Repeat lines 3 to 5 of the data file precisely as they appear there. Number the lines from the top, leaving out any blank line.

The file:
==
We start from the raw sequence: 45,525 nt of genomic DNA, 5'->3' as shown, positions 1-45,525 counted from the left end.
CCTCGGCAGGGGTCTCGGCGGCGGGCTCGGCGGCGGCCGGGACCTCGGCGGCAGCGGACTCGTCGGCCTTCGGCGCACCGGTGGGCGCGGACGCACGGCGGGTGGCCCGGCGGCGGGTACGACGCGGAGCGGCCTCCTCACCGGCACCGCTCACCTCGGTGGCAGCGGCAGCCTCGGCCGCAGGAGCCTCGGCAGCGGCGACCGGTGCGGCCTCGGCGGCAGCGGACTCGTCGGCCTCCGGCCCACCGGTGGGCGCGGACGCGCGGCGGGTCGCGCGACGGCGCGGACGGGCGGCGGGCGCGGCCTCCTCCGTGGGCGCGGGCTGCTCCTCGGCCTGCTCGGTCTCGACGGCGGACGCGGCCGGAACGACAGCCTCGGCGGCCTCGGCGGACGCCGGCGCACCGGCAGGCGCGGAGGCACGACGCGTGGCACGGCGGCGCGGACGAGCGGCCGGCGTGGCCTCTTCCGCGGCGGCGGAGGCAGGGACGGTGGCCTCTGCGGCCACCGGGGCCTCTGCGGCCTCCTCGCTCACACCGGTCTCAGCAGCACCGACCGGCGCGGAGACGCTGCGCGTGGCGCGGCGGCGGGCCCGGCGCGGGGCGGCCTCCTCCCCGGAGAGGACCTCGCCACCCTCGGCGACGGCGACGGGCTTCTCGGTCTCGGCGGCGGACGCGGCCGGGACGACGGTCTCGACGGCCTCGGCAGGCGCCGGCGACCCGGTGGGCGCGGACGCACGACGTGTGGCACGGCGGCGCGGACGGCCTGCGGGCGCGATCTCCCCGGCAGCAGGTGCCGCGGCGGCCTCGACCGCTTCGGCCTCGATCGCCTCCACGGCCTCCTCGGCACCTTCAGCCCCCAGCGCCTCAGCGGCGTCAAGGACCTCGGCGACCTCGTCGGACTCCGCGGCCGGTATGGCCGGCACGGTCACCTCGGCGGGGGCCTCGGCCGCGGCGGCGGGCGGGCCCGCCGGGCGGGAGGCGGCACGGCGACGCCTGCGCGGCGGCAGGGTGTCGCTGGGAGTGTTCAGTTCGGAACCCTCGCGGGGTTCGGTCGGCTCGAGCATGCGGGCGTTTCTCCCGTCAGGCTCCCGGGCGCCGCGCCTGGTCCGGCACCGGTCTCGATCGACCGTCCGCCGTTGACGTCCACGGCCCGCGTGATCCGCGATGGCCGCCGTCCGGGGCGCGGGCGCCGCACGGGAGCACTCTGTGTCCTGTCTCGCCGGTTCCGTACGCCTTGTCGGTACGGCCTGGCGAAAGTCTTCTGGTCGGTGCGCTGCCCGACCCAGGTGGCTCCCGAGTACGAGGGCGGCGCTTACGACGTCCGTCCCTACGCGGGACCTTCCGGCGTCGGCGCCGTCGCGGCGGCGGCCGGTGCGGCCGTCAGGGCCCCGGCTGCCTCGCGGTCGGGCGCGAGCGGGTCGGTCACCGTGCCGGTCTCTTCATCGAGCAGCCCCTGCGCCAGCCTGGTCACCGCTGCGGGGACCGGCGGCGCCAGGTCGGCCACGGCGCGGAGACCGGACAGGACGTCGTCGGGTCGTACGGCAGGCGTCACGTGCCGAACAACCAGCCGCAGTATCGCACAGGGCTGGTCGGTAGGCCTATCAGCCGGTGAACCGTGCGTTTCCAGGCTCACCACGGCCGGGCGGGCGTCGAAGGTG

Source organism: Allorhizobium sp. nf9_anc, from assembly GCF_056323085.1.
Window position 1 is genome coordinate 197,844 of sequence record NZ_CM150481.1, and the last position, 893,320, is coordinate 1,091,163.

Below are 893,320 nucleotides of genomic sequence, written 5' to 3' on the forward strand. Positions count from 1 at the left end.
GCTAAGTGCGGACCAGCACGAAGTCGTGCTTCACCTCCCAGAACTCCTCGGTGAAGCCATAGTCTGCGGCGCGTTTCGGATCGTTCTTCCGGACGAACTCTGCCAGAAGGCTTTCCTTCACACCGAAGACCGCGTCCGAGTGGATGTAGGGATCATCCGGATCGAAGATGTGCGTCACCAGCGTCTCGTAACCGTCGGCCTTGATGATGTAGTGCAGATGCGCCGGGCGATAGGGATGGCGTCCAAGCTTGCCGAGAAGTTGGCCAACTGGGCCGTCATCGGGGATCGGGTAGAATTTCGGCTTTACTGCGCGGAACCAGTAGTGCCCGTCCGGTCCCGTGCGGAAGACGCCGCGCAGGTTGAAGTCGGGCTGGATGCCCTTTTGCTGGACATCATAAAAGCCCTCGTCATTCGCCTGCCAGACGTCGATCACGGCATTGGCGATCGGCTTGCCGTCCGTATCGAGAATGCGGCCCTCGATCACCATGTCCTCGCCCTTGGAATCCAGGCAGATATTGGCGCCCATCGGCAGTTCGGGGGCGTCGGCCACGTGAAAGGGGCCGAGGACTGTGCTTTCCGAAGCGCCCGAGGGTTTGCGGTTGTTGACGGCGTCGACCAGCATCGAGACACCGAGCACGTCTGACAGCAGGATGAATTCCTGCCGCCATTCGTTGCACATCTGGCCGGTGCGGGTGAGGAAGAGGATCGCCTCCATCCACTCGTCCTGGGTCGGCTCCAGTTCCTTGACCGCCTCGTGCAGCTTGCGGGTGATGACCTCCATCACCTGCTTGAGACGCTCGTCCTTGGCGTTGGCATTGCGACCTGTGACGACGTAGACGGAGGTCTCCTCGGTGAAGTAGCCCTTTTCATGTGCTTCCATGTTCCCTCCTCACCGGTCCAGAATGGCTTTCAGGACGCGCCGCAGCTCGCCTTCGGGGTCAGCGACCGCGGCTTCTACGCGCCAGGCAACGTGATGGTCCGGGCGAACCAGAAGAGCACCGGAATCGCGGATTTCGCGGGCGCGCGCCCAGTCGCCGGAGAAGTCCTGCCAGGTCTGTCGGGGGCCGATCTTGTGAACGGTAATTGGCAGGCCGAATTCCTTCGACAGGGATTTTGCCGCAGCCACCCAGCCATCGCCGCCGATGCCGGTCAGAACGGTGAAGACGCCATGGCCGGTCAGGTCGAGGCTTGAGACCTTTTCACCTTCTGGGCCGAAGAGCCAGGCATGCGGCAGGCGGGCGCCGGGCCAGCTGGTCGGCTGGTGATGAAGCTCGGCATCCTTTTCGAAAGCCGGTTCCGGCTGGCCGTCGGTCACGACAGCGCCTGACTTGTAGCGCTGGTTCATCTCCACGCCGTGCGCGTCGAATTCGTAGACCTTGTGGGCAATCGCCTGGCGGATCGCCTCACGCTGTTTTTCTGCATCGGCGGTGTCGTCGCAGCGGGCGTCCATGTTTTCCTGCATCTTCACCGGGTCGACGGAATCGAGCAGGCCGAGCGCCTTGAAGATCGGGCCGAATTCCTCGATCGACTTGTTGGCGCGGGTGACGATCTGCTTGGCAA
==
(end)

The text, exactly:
Source organism: Allorhizobium sp. nf9_anc, from assembly GCF_056323085.1.
Window position 1 is genome coordinate 197,844 of sequence record NZ_CM150481.1, and the last position, 893,320, is coordinate 1,091,163.

Below are 893,320 nucleotides of genomic sequence, written 5' to 3' on the forward strand. Positions count from 1 at the left end.